The dispute over essence and existence has a long and storied history in the Middle Ages. For medieval thinkers these concepts form the backbone of nearly every other metaphysical concern they have. The scholastic tradition looks to Boethius and Avicenna to go beyond an Aristotelian system that sees little need to make a distinction between essence and existence. Through the writings and disputes of Thomas Aquinas, Giles of Rome, and Henry of Ghent among others, a highly sophisticated debate took form about the nature of this distinction: whether it is real, rational, or somewhere in between. Amid the highly technical debates ranging from Boethius to Suarez, medieval thinkers knew that it was in the precise and technical formulation of the relationship between essence and existence that such critical issues were to be decided.

All  schools of philosophy that were born  before Sartre and other existentialists believes that the seed precedes the tree. And it seems logical  and  natural . But Sartre says  tree  precedes the seed. By and large, every  thought-system says that essence precedes existence;  without essence or soul , existence is not possible. But Sartre   asserts that existence comes first and essence later .HE BELIEVES THAT IN THE ABSENCE OF EXISTENCE ESSENCE CAN NOT BE MANIFESTED.

Existentialism is a revolt against any kind of determinism and an affirmation of the free nature of man. They affirm that existence is prior to essence that man is fundamentally free to create his essences. As Sartre himself explains his concept to us, “what is meant here by saying that, ‘existence precedes  essence ? “It means that, first of all, man exists, turns up, appears on the scene, and only afterwards defines himself. It mean, as the existentialist sees him is indefinable; it is because at first he is nothing. Only afterwards will be something and he himself will have made what he will be…”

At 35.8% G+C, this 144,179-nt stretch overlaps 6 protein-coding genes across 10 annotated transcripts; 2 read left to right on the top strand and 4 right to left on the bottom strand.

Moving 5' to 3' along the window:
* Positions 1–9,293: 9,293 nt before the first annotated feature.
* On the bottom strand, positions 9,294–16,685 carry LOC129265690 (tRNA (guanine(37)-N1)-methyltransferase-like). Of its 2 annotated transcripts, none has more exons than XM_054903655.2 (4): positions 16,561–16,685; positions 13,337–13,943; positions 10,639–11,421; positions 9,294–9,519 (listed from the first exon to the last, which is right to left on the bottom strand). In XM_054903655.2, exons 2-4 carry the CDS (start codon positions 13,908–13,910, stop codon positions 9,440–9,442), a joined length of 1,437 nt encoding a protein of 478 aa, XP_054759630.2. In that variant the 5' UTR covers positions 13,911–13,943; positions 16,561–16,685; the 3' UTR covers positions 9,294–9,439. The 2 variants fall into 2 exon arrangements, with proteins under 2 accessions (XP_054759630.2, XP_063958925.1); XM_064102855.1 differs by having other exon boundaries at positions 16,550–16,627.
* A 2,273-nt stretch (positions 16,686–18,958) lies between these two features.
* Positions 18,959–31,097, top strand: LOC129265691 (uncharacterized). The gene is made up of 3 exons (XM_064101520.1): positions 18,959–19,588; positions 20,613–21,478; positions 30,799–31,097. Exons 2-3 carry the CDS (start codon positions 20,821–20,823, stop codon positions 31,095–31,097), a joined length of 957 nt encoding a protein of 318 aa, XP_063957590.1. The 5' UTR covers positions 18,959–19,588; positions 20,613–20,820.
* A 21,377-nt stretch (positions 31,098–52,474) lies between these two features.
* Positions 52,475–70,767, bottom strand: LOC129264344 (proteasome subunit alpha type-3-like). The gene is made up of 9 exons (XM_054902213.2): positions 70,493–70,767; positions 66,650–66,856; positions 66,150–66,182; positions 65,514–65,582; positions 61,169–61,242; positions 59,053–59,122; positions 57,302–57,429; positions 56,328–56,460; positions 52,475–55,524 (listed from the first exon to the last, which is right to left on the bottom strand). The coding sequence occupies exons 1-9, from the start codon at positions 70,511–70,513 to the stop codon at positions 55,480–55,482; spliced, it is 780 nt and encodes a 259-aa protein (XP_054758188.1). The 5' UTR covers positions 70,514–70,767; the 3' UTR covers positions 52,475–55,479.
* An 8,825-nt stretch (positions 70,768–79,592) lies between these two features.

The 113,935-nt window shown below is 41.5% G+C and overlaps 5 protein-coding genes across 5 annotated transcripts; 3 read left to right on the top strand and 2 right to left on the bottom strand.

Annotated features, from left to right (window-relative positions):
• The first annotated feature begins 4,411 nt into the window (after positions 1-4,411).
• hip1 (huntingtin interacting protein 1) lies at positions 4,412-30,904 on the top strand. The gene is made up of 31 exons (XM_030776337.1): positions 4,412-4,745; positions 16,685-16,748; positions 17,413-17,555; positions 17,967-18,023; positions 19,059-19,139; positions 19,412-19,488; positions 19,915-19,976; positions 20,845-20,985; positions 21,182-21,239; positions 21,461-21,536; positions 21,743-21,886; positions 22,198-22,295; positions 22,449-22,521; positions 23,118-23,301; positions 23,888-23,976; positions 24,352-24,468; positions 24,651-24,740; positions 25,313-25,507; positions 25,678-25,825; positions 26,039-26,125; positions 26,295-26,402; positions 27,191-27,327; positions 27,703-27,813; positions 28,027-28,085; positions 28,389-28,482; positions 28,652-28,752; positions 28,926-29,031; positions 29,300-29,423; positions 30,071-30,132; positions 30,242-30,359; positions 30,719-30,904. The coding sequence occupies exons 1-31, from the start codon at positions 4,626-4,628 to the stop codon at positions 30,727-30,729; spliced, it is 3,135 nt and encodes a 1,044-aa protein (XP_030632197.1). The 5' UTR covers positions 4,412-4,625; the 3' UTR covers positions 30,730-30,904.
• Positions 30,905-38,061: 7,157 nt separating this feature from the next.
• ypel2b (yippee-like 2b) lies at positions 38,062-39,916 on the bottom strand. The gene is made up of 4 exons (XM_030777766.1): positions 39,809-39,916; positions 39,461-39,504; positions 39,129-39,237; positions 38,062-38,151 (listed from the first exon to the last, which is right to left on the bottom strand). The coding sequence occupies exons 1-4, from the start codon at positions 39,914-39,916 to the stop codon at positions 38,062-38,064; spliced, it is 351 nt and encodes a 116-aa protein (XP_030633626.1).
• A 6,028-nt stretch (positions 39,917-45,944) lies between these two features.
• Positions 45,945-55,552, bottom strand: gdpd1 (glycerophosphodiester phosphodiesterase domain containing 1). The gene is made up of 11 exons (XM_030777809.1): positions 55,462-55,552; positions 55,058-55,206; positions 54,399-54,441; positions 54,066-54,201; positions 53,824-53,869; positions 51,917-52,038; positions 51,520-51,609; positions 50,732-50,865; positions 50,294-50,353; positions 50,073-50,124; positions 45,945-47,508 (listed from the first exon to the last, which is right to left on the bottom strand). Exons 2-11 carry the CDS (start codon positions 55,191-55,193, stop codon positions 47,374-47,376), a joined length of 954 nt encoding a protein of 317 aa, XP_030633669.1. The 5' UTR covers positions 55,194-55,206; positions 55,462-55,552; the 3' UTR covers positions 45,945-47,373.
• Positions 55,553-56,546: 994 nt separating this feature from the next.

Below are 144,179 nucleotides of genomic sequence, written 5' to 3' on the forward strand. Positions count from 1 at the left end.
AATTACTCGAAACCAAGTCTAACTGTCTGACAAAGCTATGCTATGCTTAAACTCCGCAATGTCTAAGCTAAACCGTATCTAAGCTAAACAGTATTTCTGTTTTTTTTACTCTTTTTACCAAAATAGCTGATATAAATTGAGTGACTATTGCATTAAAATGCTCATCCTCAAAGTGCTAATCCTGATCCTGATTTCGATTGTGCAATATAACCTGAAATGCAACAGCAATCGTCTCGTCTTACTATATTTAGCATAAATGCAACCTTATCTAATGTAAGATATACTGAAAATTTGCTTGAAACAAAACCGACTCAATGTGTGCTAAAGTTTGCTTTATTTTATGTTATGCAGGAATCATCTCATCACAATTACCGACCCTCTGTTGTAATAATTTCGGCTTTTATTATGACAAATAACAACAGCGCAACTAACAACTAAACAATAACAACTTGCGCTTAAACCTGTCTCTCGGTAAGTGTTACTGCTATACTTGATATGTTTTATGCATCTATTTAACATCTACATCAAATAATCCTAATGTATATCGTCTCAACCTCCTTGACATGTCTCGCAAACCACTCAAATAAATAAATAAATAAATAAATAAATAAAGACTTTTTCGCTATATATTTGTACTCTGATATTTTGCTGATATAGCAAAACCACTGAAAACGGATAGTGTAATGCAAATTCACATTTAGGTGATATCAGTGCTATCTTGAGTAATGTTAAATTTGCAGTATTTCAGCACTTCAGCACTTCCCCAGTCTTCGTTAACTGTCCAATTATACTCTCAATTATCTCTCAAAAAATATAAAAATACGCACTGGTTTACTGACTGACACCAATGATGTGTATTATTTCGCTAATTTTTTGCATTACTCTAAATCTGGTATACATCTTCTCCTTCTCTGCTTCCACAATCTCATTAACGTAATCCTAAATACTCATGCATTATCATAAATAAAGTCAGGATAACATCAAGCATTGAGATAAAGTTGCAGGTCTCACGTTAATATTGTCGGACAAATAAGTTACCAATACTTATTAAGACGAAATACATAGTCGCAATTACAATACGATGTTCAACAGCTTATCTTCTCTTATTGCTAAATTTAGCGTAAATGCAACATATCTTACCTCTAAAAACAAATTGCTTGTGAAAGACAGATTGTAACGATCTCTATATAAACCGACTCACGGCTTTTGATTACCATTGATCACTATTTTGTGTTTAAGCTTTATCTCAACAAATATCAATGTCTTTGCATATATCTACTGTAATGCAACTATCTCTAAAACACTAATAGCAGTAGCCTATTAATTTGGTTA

Jean Paul Sartre’s classic formulation of existentialism–that “existence precedes essence”–means that there exists no universal, inborn human nature. We are born and exist, and then we ourselves freely determine our essence. Some philosophers commonly associated with the existentialist tradition never fully adopted the “existence precedes essence” principle.

Sartre maintains that man can never comprehend the true meaning of his own existence unless he presupposes there is no God. For when we being with the premise that there is God, then we must conclude that man possesses an essence which precedes personal existence

Thus Sartre rejects classical atheism which suppresses the idea of God but retains the notion that men possess a common, rational mature or essence. This position, Sartre believes, is inconsistent with atheism because it retains all the significant elements of theism and refuses to accept the individual responsibility for self-creation which all true atheism implies.

The very question of the nature of man is a meaningless one for the existentialist. In both of the sections above it was emphasized that man has no “nature” as such but rather that he must create his own essence. Man is nothing more than what he makes or himself. Perhaps, then, it might be more accurate to speak of certain characteristics, state, or conditions which man creates for himself or into which he is thrown.

Atheistic existentialism…states that if God does not exist, there is at least one being in whom existence precedes essence, a being who exists before he can be defined by any concept and that this being is man, or, as Heidegger says, human reality. What is meant here by saying that existence precedes essence? It means that, first of all, man exists, turns up, appears on the scene, and, only afterwards, defines himself.

Philosophical Proof from St. Thomas Aquinas’ Summa Theologica